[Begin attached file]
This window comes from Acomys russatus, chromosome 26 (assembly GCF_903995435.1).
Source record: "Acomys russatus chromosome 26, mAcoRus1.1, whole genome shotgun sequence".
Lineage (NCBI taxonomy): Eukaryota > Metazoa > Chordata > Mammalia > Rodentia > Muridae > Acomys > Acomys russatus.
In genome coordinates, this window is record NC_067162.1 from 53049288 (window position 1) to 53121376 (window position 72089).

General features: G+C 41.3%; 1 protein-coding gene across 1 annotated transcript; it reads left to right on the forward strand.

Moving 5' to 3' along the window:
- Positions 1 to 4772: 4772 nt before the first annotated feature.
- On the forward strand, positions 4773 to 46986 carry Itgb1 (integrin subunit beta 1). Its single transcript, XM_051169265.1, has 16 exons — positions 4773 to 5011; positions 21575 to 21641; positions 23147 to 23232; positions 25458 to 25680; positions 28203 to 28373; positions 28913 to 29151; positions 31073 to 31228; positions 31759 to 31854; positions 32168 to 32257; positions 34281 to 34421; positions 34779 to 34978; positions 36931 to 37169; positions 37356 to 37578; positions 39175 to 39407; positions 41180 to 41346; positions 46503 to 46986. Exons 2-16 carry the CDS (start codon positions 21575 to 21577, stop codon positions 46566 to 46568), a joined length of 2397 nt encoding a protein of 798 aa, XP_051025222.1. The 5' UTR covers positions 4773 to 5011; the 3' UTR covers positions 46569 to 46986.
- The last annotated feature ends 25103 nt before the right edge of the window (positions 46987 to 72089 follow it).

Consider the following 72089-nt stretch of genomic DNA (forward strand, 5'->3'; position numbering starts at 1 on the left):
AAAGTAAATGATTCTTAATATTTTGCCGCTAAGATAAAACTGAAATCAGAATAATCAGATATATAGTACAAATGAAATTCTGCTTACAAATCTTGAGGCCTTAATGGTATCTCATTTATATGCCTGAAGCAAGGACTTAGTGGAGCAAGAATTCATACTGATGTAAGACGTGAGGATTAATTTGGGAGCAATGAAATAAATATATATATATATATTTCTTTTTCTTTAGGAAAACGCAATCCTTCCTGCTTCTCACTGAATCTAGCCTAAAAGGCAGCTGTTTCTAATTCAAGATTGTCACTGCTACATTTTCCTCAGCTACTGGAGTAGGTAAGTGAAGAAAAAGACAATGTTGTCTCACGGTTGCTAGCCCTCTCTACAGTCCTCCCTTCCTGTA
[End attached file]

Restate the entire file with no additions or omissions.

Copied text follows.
This window comes from Acomys russatus, chromosome 26 (assembly GCF_903995435.1).
Source record: "Acomys russatus chromosome 26, mAcoRus1.1, whole genome shotgun sequence".
Lineage (NCBI taxonomy): Eukaryota > Metazoa > Chordata > Mammalia > Rodentia > Muridae > Acomys > Acomys russatus.
In genome coordinates, this window is record NC_067162.1 from 53049288 (window position 1) to 53121376 (window position 72089).

General features: G+C 41.3%; 1 protein-coding gene across 1 annotated transcript; it reads left to right on the forward strand.

Moving 5' to 3' along the window:
- Positions 1 to 4772: 4772 nt before the first annotated feature.
- On the forward strand, positions 4773 to 46986 carry Itgb1 (integrin subunit beta 1). Its single transcript, XM_051169265.1, has 16 exons — positions 4773 to 5011; positions 21575 to 21641; positions 23147 to 23232; positions 25458 to 25680; positions 28203 to 28373; positions 28913 to 29151; positions 31073 to 31228; positions 31759 to 31854; positions 32168 to 32257; positions 34281 to 34421; positions 34779 to 34978; positions 36931 to 37169; positions 37356 to 37578; positions 39175 to 39407; positions 41180 to 41346; positions 46503 to 46986. Exons 2-16 carry the CDS (start codon positions 21575 to 21577, stop codon positions 46566 to 46568), a joined length of 2397 nt encoding a protein of 798 aa, XP_051025222.1. The 5' UTR covers positions 4773 to 5011; the 3' UTR covers positions 46569 to 46986.
- The last annotated feature ends 25103 nt before the right edge of the window (positions 46987 to 72089 follow it).

Consider the following 72089-nt stretch of genomic DNA (forward strand, 5'->3'; position numbering starts at 1 on the left):
AAAGTAAATGATTCTTAATATTTTGCCGCTAAGATAAAACTGAAATCAGAATAATCAGATATATAGTACAAATGAAATTCTGCTTACAAATCTTGAGGCCTTAATGGTATCTCATTTATATGCCTGAAGCAAGGACTTAGTGGAGCAAGAATTCATACTGATGTAAGACGTGAGGATTAATTTGGGAGCAATGAAATAAATATATATATATATATTTCTTTTTCTTTAGGAAAACGCAATCCTTCCTGCTTCTCACTGAATCTAGCCTAAAAGGCAGCTGTTTCTAATTCAAGATTGTCACTGCTACATTTTCCTCAGCTACTGGAGTAGGTAAGTGAAGAAAAAGACAATGTTGTCTCACGGTTGCTAGCCCTCTCTACAGTCCTCCCTTCCTGTA